So This Is New York is a 1948 satirical movie comedy starring acerbic radio and television comedian Henry Morgan and directed by Richard Fleischer. The cynically sophisticated screenplay was written by Carl Foreman and Herbert Baker from the 1920 novel The Big Town by Ring Lardner. Foreman was blacklisted soon after.
This remains the only movie in which legendary humorist Henry Morgan plays the leading role, and the material was tailored to showcase the cynical persona Morgan had developed for his radio show.
The film's supporting cast includes Leo Gorcey, Virginia Grey, and Arnold Stang as a Western Union clerk who gives Morgan a hard time.
The film was the first feature for Richard Fleischer (son of Max Fleischer), who had previously directed short subjects for United Artists. Fleischer went on to direct Follow Me Quietly (1948), Armored Car Robbery (1950), and The Narrow Margin (1954). So This is New York was one of the first Hollywood movies to use the technique of freezing action on the screen while a narrator spoke about what the viewer was seeing. One scene has Morgan entering a taxi as a cabbie barks at him in a thick Bronx accent, "Awrite - where to, Mac?" Subtitles appear on the screen translating, "Where may I take you, sir?"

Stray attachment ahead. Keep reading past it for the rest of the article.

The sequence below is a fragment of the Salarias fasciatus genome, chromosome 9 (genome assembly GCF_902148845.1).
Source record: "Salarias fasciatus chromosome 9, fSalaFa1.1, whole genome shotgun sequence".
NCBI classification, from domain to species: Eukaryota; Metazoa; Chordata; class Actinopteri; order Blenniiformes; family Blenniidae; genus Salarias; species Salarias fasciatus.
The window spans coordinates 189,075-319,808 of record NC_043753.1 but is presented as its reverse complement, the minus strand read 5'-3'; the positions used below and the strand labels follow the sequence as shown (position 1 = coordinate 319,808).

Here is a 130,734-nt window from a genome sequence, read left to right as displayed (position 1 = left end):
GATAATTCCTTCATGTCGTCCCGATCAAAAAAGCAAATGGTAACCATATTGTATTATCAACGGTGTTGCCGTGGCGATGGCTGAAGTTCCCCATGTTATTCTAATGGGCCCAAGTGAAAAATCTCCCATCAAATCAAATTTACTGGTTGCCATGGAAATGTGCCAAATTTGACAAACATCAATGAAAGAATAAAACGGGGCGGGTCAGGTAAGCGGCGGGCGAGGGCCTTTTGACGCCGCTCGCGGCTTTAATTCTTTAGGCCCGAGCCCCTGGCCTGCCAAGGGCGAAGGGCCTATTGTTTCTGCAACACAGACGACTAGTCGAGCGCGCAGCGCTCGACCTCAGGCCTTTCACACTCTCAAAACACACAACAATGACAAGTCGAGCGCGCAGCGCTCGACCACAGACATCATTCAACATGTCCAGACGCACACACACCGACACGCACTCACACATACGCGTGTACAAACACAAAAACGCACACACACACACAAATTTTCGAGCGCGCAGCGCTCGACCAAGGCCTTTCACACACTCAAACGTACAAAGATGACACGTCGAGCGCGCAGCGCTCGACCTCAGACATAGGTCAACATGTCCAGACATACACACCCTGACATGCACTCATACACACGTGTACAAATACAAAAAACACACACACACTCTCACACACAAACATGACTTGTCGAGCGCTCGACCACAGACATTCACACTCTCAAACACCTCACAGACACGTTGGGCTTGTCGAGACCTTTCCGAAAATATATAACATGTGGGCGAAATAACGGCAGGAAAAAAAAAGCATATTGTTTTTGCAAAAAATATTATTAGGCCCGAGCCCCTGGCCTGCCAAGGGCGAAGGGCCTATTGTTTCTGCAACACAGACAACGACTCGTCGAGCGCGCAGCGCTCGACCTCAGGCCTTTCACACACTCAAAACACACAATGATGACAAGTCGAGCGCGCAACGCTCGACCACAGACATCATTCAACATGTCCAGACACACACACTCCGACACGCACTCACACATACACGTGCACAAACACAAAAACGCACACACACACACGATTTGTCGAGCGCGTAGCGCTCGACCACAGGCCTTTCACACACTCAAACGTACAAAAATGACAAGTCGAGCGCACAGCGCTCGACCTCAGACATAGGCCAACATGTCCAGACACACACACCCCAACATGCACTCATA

Henry Morgan ... Ernie Finch
Rudy Vallee ... Herbert Daley
Bill Goodwin ... Jimmy Ralston
Hugh Herbert ... Lucius Trumball
Leo Gorcey ... Sid Mercer - Jockey
Virginia Grey ... Ella Goff Finch
Dona Drake ... Kate Goff
Jerome Cowan ... Francis Griffin
Dave Willock ... Willis Gilbey
Frank Orth ... A.J. Gluskoter
Arnold Stang ... Western Union Clerk
William Bakewell ... Hotel Clerk
Kramer and Foreman borrowed Richard Fleischer from RKO after they saw his debut feature, Child of Divorce.